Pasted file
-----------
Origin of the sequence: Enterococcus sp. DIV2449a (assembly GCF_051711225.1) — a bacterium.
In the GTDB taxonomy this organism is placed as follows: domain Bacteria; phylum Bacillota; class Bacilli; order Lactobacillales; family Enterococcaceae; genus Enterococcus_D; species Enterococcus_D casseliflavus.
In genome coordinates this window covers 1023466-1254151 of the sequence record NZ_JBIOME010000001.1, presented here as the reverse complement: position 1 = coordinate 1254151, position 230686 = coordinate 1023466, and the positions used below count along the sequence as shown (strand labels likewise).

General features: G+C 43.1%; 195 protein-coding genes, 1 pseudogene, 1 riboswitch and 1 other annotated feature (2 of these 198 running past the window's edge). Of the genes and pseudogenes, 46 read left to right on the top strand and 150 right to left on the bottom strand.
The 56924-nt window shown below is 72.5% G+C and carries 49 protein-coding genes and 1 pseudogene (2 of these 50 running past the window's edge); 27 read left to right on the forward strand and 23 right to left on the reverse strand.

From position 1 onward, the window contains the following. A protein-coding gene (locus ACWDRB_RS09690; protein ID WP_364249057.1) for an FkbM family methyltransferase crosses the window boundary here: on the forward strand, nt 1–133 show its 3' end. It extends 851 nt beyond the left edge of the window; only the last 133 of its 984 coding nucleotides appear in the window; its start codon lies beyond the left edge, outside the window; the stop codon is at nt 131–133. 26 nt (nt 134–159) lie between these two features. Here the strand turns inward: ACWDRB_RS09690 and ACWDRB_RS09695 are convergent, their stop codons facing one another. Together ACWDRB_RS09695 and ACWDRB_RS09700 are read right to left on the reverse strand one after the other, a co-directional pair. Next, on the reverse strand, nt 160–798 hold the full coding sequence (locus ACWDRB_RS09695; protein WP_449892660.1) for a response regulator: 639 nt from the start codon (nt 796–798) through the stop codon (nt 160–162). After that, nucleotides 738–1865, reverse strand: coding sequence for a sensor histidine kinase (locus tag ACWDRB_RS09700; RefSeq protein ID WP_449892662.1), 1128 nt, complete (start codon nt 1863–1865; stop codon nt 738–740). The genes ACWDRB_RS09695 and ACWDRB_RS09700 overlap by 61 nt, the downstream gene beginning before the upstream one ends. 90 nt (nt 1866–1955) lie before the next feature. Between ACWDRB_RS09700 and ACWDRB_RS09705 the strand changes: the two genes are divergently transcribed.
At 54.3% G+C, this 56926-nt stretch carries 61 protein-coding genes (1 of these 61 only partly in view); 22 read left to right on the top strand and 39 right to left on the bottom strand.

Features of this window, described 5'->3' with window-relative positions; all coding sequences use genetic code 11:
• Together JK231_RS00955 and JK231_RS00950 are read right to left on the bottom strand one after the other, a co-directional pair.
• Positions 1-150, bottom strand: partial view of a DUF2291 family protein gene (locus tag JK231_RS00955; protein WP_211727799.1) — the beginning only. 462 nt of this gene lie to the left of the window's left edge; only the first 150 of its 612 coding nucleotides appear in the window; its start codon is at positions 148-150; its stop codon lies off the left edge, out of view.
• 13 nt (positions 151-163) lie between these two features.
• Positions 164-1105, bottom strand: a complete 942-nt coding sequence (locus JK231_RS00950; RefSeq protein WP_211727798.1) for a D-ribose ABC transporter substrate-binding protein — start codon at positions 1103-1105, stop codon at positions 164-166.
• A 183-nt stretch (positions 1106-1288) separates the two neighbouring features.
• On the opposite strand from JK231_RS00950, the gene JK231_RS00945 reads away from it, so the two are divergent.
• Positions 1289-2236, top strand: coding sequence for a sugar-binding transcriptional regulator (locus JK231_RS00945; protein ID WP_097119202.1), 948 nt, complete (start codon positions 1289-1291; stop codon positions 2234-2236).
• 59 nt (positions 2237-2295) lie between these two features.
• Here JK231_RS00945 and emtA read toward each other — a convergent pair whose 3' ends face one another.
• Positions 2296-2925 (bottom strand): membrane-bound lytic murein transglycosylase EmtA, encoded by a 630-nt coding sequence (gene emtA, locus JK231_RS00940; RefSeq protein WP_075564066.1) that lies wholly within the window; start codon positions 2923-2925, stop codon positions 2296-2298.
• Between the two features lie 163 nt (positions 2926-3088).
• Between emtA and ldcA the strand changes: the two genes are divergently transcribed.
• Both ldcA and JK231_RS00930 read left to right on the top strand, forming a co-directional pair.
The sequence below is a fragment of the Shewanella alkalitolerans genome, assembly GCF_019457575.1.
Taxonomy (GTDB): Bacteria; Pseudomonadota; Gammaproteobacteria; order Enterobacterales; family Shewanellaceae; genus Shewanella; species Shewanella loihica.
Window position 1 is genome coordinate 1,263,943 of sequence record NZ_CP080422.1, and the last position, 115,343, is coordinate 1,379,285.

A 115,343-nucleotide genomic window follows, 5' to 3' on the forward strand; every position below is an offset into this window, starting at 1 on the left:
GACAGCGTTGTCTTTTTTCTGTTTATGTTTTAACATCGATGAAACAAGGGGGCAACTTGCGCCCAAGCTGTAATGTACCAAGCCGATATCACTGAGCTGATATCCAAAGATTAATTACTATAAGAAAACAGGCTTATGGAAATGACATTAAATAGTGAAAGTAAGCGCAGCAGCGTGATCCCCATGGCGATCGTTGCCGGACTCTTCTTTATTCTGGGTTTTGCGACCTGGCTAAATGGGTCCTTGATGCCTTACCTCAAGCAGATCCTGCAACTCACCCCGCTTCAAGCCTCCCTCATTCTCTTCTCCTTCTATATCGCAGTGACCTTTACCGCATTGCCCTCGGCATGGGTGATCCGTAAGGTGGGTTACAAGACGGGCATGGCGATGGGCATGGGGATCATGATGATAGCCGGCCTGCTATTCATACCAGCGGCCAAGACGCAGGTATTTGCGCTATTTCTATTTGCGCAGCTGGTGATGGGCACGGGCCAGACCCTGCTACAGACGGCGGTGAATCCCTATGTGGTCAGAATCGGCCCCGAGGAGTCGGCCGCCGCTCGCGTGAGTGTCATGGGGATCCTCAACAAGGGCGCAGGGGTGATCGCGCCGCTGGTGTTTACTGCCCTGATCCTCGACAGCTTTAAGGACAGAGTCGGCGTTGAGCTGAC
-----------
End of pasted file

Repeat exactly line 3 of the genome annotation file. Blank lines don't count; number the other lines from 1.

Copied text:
In genome coordinates this window covers 1023466-1254151 of the sequence record NZ_JBIOME010000001.1, presented here as the reverse complement: position 1 = coordinate 1254151, position 230686 = coordinate 1023466, and the positions used below count along the sequence as shown (strand labels likewise).